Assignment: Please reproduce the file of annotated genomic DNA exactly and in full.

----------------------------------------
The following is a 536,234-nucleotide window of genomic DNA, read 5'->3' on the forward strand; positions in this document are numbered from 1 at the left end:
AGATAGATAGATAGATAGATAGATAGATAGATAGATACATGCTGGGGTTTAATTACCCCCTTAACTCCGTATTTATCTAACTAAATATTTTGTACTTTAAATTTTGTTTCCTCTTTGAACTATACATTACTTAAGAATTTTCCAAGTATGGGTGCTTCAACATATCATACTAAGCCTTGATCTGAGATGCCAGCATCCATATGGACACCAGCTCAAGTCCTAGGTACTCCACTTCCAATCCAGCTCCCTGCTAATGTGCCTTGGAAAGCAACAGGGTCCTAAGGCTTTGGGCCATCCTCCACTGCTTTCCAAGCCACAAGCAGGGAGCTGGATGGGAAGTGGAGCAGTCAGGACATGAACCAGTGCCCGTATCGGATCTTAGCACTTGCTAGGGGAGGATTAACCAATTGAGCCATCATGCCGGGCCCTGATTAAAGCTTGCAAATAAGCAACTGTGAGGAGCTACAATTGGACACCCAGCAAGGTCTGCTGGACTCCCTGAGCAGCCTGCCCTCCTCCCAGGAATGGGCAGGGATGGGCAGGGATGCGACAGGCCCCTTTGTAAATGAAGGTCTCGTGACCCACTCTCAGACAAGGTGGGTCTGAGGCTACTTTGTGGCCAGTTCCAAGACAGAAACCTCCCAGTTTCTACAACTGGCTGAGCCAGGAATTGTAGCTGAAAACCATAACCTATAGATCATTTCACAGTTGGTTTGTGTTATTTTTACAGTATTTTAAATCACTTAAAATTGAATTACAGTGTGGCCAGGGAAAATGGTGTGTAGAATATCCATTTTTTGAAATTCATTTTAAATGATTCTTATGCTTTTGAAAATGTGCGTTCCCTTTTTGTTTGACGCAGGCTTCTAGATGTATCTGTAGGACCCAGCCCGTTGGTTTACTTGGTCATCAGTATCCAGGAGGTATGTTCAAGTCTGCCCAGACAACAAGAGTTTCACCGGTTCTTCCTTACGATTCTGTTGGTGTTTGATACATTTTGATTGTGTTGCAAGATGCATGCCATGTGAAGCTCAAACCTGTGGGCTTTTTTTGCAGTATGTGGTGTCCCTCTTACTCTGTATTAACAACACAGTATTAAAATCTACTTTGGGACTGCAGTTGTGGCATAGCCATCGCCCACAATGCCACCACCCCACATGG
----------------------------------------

The following is a 536,234-nucleotide window of genomic DNA, read 5'->3' on the forward strand; positions in this document are numbered from 1 at the left end:
AGATAGATAGATAGATAGATAGATAGATAGATAGATACATGCTGGGGTTTAATTACCCCCTTAACTCCGTATTTATCTAACTAAATATTTTGTACTTTAAATTTTGTTTCCTCTTTGAACTATACATTACTTAAGAATTTTCCAAGTATGGGTGCTTCAACATATCATACTAAGCCTTGATCTGAGATGCCAGCATCCATATGGACACCAGCTCAAGTCCTAGGTACTCCACTTCCAATCCAGCTCCCTGCTAATGTGCCTTGGAAAGCAACAGGGTCCTAAGGCTTTGGGCCATCCTCCACTGCTTTCCAAGCCACAAGCAGGGAGCTGGATGGGAAGTGGAGCAGTCAGGACATGAACCAGTGCCCGTATCGGATCTTAGCACTTGCTAGGGGAGGATTAACCAATTGAGCCATCATGCCGGGCCCTGATTAAAGCTTGCAAATAAGCAACTGTGAGGAGCTACAATTGGACACCCAGCAAGGTCTGCTGGACTCCCTGAGCAGCCTGCCCTCCTCCCAGGAATGGGCAGGGATGGGCAGGGATGCGACAGGCCCCTTTGTAAATGAAGGTCTCGTGACCCACTCTCAGACAAGGTGGGTCTGAGGCTACTTTGTGGCCAGTTCCAAGACAGAAACCTCCCAGTTTCTACAACTGGCTGAGCCAGGAATTGTAGCTGAAAACCATAACCTATAGATCATTTCACAGTTGGTTTGTGTTATTTTTACAGTATTTTAAATCACTTAAAATTGAATTACAGTGTGGCCAGGGAAAATGGTGTGTAGAATATCCATTTTTTGAAATTCATTTTAAATGATTCTTATGCTTTTGAAAATGTGCGTTCCCTTTTTGTTTGACGCAGGCTTCTAGATGTATCTGTAGGACCCAGCCCGTTGGTTTACTTGGTCATCAGTATCCAGGAGGTATGTTCAAGTCTGCCCAGACAACAAGAGTTTCACCGGTTCTTCCTTACGATTCTGTTGGTGTTTGATACATTTTGATTGTGTTGCAAGATGCATGCCATGTGAAGCTCAAACCTGTGGGCTTTTTTTGCAGTATGTGGTGTCCCTCTTACTCTGTATTAACAACACAGTATTAAAATCTACTTTGGGACTGCAGTTGTGGCATAGCCATCGCCCACAATGCCACCACCCCACATGG